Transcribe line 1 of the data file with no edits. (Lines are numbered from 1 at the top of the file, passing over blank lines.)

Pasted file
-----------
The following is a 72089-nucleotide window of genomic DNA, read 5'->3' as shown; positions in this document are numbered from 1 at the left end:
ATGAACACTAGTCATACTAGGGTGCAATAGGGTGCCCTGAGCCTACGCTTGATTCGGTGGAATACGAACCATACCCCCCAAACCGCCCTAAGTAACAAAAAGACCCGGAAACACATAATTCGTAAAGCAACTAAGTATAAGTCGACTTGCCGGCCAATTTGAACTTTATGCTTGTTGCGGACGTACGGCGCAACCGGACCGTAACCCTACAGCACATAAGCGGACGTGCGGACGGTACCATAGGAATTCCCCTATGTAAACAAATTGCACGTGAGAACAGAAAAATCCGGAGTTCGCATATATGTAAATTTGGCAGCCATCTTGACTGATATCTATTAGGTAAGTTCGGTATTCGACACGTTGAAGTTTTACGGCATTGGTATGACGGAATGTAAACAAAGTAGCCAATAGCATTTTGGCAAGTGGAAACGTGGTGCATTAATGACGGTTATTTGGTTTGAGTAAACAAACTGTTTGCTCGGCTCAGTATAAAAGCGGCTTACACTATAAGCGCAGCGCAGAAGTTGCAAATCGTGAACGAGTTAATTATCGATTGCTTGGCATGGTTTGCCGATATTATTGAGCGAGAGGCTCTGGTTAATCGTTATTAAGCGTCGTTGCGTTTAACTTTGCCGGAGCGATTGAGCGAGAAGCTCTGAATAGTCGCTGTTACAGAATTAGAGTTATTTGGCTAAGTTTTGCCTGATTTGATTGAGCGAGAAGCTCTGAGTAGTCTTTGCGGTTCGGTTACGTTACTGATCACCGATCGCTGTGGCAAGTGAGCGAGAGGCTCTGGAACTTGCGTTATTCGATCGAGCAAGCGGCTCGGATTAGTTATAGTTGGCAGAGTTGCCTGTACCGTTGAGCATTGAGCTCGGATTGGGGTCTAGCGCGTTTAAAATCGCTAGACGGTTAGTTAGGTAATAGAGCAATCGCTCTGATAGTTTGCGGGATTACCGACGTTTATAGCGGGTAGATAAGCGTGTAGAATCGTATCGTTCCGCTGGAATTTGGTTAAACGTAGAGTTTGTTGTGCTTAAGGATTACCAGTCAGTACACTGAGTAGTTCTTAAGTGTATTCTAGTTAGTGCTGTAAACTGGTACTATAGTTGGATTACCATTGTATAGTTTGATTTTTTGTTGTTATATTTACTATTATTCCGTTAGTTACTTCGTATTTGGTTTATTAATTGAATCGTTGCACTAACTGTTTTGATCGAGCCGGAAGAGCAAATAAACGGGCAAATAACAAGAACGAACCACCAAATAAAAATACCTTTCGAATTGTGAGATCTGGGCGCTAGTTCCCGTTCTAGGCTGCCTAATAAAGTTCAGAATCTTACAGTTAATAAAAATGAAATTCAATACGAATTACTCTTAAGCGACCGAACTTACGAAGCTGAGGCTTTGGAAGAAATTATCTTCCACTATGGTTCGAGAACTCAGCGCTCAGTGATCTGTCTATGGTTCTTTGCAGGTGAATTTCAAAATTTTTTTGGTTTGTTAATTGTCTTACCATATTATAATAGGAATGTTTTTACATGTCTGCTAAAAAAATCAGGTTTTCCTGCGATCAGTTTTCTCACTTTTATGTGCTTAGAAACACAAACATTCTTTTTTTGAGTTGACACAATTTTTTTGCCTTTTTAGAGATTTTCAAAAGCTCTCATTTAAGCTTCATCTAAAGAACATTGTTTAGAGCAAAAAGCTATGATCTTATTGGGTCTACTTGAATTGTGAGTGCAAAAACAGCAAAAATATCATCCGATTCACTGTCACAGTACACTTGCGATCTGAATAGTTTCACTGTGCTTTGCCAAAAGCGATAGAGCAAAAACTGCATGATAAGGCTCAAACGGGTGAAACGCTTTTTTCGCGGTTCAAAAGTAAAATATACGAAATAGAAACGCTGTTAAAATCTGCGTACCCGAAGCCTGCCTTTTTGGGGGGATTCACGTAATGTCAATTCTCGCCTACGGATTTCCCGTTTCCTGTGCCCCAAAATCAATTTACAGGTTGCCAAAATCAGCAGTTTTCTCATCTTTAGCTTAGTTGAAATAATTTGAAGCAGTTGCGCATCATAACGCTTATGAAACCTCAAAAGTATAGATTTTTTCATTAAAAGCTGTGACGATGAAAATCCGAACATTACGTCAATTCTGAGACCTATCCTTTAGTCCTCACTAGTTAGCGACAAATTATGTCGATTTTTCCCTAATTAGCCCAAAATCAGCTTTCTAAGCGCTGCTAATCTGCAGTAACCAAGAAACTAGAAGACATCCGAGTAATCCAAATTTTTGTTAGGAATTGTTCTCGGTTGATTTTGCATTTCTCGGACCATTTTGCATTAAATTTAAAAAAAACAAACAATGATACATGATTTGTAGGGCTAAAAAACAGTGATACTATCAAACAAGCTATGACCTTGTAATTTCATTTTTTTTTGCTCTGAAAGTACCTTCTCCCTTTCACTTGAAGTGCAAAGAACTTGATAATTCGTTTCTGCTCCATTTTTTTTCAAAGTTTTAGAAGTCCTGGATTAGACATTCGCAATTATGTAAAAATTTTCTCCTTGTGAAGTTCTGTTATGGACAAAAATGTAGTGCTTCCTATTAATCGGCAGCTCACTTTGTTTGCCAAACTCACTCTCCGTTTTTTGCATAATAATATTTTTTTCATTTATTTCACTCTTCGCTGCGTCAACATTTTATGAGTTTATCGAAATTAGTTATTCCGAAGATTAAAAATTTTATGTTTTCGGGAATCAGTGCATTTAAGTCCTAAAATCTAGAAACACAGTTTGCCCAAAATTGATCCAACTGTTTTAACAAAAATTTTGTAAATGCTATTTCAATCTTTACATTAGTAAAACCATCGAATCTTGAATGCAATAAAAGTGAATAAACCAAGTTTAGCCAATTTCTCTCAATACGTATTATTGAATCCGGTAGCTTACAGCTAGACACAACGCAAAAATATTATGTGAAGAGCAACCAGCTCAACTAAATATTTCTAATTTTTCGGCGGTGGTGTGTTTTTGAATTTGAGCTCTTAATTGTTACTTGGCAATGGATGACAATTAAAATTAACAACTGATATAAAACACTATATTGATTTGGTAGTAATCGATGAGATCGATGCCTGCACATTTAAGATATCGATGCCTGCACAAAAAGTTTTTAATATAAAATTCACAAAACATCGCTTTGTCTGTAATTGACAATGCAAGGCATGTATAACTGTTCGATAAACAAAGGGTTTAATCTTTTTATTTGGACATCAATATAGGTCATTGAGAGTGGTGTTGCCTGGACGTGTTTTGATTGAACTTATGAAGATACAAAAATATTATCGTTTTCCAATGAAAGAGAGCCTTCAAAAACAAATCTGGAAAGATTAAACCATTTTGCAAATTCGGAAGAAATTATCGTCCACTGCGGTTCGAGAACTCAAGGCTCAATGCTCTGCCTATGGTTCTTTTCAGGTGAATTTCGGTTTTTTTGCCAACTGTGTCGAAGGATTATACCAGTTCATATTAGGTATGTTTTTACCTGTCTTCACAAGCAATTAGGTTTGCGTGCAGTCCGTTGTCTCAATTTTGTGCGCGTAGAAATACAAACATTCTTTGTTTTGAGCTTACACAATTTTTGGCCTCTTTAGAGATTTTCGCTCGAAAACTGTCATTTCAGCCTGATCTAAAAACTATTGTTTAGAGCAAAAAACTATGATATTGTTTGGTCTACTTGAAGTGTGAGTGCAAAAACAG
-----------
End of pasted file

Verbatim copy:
The following is a 72089-nucleotide window of genomic DNA, read 5'->3' as shown; positions in this document are numbered from 1 at the left end: